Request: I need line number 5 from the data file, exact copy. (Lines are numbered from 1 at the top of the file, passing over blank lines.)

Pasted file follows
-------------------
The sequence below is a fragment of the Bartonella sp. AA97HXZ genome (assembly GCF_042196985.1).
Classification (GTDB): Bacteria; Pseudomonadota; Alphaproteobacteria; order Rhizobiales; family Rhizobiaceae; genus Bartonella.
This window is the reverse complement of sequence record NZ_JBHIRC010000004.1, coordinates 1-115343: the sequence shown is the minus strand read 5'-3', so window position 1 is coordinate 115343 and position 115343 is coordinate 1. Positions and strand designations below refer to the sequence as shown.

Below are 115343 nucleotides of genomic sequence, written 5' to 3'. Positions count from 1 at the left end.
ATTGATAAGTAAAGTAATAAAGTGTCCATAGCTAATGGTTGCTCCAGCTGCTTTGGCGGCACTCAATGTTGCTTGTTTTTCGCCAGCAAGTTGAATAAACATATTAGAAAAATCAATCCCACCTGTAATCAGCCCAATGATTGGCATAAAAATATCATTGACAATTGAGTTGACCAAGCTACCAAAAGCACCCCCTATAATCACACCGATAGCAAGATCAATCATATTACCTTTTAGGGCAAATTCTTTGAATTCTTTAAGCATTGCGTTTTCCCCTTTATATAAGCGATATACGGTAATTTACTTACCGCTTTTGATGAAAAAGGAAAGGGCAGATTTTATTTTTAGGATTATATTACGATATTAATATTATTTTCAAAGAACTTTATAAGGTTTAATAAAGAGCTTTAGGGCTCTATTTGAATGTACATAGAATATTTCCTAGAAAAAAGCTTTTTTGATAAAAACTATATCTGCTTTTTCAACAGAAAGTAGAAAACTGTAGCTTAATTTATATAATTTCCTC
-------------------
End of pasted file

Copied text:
ATTGATAAGTAAAGTAATAAAGTGTCCATAGCTAATGGTTGCTCCAGCTGCTTTGGCGGCACTCAATGTTGCTTGTTTTTCGCCAGCAAGTTGAATAAACATATTAGAAAAATCAATCCCACCTGTAATCAGCCCAATGATTGGCATAAAAATATCATTGACAATTGAGTTGACCAAGCTACCAAAAGCACCCCCTATAATCACACCGATAGCAAGATCAATCATATTACCTTTTAGGGCAAATTCTTTGAATTCTTTAAGCATTGCGTTTTCCCCTTTATATAAGCGATATACGGTAATTTACTTACCGCTTTTGATGAAAAAGGAAAGGGCAGATTTTATTTTTAGGATTATATTACGATATTAATATTATTTTCAAAGAACTTTATAAGGTTTAATAAAGAGCTTTAGGGCTCTATTTGAATGTACATAGAATATTTCCTAGAAAAAAGCTTTTTTGATAAAAACTATATCTGCTTTTTCAACAGAAAGTAGAAAACTGTAGCTTAATTTATATAATTTCCTC